Risk factor analysis of outcomes after unrelated cord blood transplantation in patients with hurler syndrome.

Published

Journal Article

Allogeneic stem cell transplantation (SCT) is considered effective in preventing disease progression in patients with Hurler syndrome (HS). Unrelated umbilical cord blood (UCB) grafts are suggested as an alternative to bone marrow (BM) or peripheral blood stem cells (PBSC). We studied 93 HS patients receiving an UCB graft to analyze risk factors for outcomes. The median time from diagnosis to transplant was 4.6 months, median follow-up was 29 months, and median number of nucleated CB cells infused was 7.6 x 10(7)/kg. Most of the patients received 1 or 2 HLA disparate grafts, and the most frequently used conditioning regimen was cyclophosphamide + busulfan (Bu/Cy). All patients received anti-T cell antibody. At post transplant day +60, the cumulative incidence of neutrophil engraftment was 85%. A younger age at transplant and a higher CD34(+) dose at infusion were favorably associated with engraftment. With the exception of 2 patients, all engrafted patients achieved full and sustained donor chimerism. The 3-year event-free survival (EFS) and 3-year overall survival (OS) rates were 70% and 77%, respectively. In a multivariate analyses, use of Bu/Cy and a shorter interval from diagnosis to transplant were predictors for improved EFS rate (82% for patients transplanted within 4.6 months after diagnosis compared to 57% for the rest). Improved outcomes from early transplantation and immediate availability of CB unit lead us to conclude that CB transplantation is a beneficial option, which should be considered expediently for children with HS.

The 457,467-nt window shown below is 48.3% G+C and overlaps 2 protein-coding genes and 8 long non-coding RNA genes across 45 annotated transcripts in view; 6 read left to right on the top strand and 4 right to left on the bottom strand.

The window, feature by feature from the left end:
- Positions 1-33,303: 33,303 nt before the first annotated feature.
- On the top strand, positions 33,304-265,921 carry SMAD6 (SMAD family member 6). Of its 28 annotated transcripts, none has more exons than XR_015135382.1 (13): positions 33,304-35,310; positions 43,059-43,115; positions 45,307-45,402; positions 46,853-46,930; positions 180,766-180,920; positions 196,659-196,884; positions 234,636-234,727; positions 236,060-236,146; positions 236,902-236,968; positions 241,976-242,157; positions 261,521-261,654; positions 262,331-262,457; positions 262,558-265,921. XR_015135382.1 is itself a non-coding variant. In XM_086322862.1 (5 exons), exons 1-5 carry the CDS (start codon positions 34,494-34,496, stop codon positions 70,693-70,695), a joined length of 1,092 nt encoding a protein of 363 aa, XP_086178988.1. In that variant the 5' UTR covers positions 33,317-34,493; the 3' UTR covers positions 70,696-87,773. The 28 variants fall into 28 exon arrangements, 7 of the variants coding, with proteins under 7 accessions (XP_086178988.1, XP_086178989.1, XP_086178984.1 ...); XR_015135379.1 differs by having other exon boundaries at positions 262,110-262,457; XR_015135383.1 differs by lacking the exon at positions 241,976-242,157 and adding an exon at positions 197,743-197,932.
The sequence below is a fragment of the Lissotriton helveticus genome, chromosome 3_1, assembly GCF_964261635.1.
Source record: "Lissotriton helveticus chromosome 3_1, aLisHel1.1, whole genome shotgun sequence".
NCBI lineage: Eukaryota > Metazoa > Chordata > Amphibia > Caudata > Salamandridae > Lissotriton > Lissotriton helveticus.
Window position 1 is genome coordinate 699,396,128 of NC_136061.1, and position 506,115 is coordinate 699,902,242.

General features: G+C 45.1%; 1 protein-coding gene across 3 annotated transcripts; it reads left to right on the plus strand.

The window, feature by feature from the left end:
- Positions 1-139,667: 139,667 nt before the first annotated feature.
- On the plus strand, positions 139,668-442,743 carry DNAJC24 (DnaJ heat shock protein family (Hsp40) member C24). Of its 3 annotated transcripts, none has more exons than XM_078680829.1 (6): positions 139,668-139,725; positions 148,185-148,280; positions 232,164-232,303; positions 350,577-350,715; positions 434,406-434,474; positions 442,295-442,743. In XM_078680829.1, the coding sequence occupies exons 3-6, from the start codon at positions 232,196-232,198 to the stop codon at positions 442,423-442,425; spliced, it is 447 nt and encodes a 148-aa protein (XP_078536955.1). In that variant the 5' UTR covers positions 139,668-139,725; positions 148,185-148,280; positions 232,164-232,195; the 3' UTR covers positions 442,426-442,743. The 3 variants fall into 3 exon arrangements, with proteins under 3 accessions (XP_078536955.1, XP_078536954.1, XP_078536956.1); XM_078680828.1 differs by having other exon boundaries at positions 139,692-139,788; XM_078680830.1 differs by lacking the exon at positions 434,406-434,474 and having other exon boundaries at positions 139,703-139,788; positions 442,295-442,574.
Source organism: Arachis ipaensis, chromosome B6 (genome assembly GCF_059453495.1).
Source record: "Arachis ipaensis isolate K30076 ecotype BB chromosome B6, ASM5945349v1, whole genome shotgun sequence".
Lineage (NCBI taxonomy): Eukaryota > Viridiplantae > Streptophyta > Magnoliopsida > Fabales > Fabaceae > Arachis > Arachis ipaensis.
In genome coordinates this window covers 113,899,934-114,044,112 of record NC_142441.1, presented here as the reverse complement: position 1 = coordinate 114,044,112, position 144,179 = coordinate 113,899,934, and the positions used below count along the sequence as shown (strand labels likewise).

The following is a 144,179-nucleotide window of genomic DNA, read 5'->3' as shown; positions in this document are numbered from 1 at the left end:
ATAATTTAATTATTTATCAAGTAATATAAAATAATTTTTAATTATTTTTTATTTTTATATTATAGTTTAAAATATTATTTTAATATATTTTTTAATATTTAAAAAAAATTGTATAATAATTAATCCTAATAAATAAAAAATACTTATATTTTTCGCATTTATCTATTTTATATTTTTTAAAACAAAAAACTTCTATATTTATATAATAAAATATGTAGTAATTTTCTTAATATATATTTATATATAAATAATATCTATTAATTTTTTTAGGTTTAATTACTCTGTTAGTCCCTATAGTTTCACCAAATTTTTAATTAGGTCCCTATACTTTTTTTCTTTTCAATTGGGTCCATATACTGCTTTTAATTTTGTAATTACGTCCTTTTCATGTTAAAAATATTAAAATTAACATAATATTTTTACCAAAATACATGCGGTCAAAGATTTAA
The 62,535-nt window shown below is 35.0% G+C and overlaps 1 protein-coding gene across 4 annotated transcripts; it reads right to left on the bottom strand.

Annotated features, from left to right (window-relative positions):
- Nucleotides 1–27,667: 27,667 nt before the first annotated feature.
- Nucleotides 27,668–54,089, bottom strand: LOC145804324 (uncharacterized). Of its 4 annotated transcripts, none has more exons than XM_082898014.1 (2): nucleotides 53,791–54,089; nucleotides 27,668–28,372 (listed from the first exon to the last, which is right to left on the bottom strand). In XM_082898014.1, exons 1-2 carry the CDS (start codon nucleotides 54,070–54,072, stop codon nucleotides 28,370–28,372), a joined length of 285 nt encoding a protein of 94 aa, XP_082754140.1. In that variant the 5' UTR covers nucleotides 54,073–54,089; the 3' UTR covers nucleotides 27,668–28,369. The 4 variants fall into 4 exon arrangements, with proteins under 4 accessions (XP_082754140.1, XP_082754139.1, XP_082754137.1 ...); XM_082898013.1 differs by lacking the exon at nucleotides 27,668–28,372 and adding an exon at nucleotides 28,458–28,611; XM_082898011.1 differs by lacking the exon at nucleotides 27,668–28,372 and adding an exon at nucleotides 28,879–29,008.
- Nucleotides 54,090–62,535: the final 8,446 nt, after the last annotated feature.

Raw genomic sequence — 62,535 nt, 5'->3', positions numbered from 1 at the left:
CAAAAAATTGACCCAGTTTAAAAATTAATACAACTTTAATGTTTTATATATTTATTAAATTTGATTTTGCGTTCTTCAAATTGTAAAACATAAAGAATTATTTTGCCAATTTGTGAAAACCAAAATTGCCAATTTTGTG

Full Text

Duke Authors

Cited Authors

  • Boelens, JJ; Rocha, V; Aldenhoven, M; Wynn, R; O'Meara, A; Michel, G; Ionescu, I; Parikh, S; Prasad, VK; Szabolcs, P; Escolar, M; Gluckman, E; Cavazzana-Calvo, M; Kurtzberg, J; EUROCORD, Inborn error Working Party of EBMT and Duke University,

Published Date

  • May 2009

Published In

Volume / Issue

  • 15 / 5

Start / End Page

  • 618 - 625

PubMed ID

  • 19361754

Pubmed Central ID

  • 19361754

Electronic International Standard Serial Number (EISSN)

  • 1523-6536

International Standard Serial Number (ISSN)

  • 1083-8791

Digital Object Identifier (DOI)

  • 10.1016/j.bbmt.2009.01.020

Language

  • eng